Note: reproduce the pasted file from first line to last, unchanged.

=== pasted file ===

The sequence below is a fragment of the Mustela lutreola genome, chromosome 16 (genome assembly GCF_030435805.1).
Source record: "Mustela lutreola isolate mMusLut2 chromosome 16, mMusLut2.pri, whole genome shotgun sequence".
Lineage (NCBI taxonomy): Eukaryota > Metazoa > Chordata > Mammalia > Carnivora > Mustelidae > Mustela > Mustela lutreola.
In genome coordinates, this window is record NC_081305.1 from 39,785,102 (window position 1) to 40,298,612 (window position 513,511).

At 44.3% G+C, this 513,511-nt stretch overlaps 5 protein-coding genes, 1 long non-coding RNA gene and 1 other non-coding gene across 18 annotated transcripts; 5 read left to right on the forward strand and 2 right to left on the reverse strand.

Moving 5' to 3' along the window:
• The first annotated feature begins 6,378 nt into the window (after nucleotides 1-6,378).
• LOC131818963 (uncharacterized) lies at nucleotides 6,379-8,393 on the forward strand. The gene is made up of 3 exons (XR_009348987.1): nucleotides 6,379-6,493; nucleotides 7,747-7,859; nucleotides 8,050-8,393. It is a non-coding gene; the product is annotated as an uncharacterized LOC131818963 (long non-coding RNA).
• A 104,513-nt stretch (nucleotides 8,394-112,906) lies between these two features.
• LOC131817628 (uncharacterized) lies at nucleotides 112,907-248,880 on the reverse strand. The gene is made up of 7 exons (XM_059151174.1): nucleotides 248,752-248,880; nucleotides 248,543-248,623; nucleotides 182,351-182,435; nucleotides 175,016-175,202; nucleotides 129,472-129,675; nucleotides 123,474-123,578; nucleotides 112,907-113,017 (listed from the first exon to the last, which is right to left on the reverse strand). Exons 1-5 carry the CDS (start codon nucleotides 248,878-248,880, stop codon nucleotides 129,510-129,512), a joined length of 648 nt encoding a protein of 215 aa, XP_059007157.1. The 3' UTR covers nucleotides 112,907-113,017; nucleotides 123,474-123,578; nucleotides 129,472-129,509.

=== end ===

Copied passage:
The sequence below is a fragment of the Mustela lutreola genome, chromosome 16 (genome assembly GCF_030435805.1).
Source record: "Mustela lutreola isolate mMusLut2 chromosome 16, mMusLut2.pri, whole genome shotgun sequence".
Lineage (NCBI taxonomy): Eukaryota > Metazoa > Chordata > Mammalia > Carnivora > Mustelidae > Mustela > Mustela lutreola.
In genome coordinates, this window is record NC_081305.1 from 39,785,102 (window position 1) to 40,298,612 (window position 513,511).

At 44.3% G+C, this 513,511-nt stretch overlaps 5 protein-coding genes, 1 long non-coding RNA gene and 1 other non-coding gene across 18 annotated transcripts; 5 read left to right on the forward strand and 2 right to left on the reverse strand.

Moving 5' to 3' along the window:
• The first annotated feature begins 6,378 nt into the window (after nucleotides 1-6,378).
• LOC131818963 (uncharacterized) lies at nucleotides 6,379-8,393 on the forward strand. The gene is made up of 3 exons (XR_009348987.1): nucleotides 6,379-6,493; nucleotides 7,747-7,859; nucleotides 8,050-8,393. It is a non-coding gene; the product is annotated as an uncharacterized LOC131818963 (long non-coding RNA).
• A 104,513-nt stretch (nucleotides 8,394-112,906) lies between these two features.
• LOC131817628 (uncharacterized) lies at nucleotides 112,907-248,880 on the reverse strand. The gene is made up of 7 exons (XM_059151174.1): nucleotides 248,752-248,880; nucleotides 248,543-248,623; nucleotides 182,351-182,435; nucleotides 175,016-175,202; nucleotides 129,472-129,675; nucleotides 123,474-123,578; nucleotides 112,907-113,017 (listed from the first exon to the last, which is right to left on the reverse strand). Exons 1-5 carry the CDS (start codon nucleotides 248,878-248,880, stop codon nucleotides 129,510-129,512), a joined length of 648 nt encoding a protein of 215 aa, XP_059007157.1. The 3' UTR covers nucleotides 112,907-113,017; nucleotides 123,474-123,578; nucleotides 129,472-129,509.